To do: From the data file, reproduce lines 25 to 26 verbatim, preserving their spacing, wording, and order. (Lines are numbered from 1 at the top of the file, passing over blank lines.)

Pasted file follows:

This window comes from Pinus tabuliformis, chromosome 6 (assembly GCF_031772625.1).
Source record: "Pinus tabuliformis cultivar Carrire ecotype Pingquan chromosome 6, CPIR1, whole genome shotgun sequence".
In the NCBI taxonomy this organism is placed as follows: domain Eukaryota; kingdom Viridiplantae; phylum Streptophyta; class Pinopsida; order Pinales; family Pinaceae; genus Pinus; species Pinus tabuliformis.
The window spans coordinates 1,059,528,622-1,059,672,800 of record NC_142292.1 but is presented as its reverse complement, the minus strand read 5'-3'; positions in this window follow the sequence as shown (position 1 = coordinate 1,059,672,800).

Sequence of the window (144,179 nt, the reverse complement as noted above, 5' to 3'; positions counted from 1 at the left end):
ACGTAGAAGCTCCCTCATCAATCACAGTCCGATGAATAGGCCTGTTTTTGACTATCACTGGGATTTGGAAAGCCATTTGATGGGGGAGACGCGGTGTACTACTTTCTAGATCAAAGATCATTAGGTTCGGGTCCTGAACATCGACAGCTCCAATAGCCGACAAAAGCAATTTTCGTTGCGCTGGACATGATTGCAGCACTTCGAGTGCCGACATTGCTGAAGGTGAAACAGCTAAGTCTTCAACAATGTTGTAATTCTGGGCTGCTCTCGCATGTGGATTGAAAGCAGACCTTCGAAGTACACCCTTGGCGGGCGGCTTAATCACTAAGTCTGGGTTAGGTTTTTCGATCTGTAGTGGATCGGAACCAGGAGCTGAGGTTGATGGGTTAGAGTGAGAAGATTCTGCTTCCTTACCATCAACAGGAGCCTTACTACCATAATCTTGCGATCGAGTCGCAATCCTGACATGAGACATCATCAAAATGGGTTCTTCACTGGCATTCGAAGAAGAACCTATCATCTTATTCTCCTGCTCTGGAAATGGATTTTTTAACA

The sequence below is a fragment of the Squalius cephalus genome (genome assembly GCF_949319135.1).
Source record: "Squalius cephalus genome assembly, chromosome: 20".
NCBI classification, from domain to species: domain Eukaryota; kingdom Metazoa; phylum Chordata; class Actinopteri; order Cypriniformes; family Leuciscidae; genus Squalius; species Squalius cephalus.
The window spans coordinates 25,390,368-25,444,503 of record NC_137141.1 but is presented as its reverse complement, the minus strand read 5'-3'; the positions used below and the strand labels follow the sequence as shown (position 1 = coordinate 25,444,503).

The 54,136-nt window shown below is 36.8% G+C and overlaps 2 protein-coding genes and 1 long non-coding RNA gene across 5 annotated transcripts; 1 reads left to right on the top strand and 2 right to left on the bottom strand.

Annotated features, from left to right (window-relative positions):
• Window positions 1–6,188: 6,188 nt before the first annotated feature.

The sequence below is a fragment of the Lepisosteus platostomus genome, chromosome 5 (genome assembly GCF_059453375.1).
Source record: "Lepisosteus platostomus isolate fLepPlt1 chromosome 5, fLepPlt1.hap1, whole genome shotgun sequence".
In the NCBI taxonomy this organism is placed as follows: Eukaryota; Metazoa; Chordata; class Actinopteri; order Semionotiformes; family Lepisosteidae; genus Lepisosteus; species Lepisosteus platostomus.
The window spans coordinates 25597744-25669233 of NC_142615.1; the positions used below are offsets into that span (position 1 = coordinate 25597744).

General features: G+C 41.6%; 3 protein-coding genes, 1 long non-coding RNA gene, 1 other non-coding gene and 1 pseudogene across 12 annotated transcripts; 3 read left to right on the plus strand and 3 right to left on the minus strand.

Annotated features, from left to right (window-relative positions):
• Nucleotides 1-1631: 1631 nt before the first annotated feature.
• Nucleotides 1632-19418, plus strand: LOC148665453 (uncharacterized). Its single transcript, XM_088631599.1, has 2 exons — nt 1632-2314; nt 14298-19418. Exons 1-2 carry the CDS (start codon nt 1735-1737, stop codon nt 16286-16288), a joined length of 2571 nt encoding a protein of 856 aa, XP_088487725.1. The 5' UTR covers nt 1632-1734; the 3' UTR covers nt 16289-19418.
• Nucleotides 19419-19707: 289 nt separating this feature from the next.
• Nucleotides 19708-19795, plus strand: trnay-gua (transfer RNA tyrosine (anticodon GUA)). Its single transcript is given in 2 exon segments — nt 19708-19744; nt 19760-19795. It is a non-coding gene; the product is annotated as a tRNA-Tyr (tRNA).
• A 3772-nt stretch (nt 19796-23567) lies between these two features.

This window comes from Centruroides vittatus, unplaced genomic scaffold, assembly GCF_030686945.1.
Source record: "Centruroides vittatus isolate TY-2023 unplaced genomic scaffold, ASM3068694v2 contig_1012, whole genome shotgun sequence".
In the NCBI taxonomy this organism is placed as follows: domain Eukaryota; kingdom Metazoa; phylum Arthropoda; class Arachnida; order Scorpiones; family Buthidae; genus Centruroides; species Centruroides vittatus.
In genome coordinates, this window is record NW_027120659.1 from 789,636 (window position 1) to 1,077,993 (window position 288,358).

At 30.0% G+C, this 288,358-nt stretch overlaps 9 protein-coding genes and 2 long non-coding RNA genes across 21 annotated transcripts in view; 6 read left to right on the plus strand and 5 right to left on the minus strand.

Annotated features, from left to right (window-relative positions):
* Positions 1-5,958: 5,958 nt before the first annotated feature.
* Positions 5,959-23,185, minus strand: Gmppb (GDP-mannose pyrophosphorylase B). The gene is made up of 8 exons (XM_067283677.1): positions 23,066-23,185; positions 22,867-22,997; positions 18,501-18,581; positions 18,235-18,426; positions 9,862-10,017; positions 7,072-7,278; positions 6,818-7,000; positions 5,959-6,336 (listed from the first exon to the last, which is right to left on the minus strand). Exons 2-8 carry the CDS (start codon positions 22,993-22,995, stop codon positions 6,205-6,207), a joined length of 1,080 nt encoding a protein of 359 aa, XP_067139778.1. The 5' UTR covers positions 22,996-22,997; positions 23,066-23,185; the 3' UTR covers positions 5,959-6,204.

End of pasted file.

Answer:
This window comes from Centruroides vittatus, unplaced genomic scaffold, assembly GCF_030686945.1.
Source record: "Centruroides vittatus isolate TY-2023 unplaced genomic scaffold, ASM3068694v2 contig_1012, whole genome shotgun sequence".